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"You're so pretty, you should be a model."

Updated: Apr 16

Even as we age, grow, and mature, I believe that the youngest and most vulnerable parts of us always exist deep within. You can picture it similar to the layers of an onion. New experiences and passing time build new layers on top of previous versions of ourselves. An onion, crookedly bulging out of the ground covered in manure, is definitely not the most visually appealing when growing next to a garden’s bright flowers and picturesque tomato plants (you know the ones that would totally look aesthetically pleasing on your Instagram story). But, I would like to argue onions are, nevertheless, the most inspiring of all produce–according to my definition of beauty. 

Woman sitting in chair modeling

Growing up, I was a shy girl who timidly worked up the courage, dipping her toe into the beauty industry because someone else saw the beauty she simply didn’t see in the mirror. “You should be a model”, said yet another stranger at the grocery store.

“Why? Models are supposed to be pretty,” I thought instinctively. 

At times, the modeling industry almost crushed that timid girl, but never fully. Somewhere along the line, that layer of personal insecurity became the foundation for a rebelliousness to the beauty standard. Instead of crushing me, modeling folded on layers of boldness and authenticity, and lit a fire to bravely pursue my individuality. Now, as a layered woman, model, and educator, I can tell you: if you’re blossoming from the inside out and unabashedly accepting all the parts of yourself... I promise you will not only find your beauty, but you will create it and subsequently own it. Owning your beauty and not swaying your definition to what society says is the most liberating act of self-love one can practice.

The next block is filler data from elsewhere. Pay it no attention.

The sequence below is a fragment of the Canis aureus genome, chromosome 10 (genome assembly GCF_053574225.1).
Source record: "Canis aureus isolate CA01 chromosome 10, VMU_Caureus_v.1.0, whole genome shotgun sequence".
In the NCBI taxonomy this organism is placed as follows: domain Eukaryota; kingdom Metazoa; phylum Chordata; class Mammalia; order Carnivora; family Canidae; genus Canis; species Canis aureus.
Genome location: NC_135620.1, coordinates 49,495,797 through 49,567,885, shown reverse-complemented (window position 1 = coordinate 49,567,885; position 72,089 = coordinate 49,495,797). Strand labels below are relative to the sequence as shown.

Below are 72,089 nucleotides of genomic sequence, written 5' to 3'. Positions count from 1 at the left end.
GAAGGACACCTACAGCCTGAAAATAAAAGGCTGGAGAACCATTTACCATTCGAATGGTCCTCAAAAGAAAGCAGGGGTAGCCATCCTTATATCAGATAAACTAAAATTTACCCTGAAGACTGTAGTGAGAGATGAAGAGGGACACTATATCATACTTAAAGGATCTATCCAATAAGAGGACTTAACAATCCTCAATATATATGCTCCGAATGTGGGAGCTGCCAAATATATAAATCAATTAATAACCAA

Though I am a professional model who is more than comfortable in front of a camera and an educator who stands poised in front of a crowd, little Angelique was the complete opposite. Through high school, I encountered bits of confidence while playing sports and excelling academically. But it wasn’t until I went off to college that I had space to blossom exponentially, developing more personally meaningful layers of my creativity, communication skills, and a previously uncharted passion for nature. At The Ohio State University, I joined the Mountaineers Club. I felt insanely awkward on our group excursions, but I found peace in the outdoors. I signed my first modeling agency; I felt stiff on set as I tried to hide how mortified I was, but my skin toughened and my reflection looked beautiful for the first time in my life. In the same season, I changed my major to Health & Rehabilitation Sciences; I burned with a desire to change the commonplace approach to health and wellness, but I didn’t know how. 

Woman sitting on stack of clothes

It was unnerving to navigate new layers contradicting who I had been previously. Do I still look dorky? Or do I look stunning walking down this runway? As I imagined the future, my past self even further contradicted who I was gaining the confidence to become. Will I be capable of being a leader, a changemaker? Or is the shyness in me going to rise one day and stay? But as I embraced my many onion layers, I gained a sort of freedom to just be however I was in the moment. I embodied acceptance of all parts of myself and I unlocked a deep-seated, self-sustaining confidence in my college years - all thanks to leaving my zone of comfort one shaky step at a time. I am so grateful I took those steps because it led me to live in my purpose. Pushing through discomfort had placed me in a position to forget about everything else and just be me - all of me.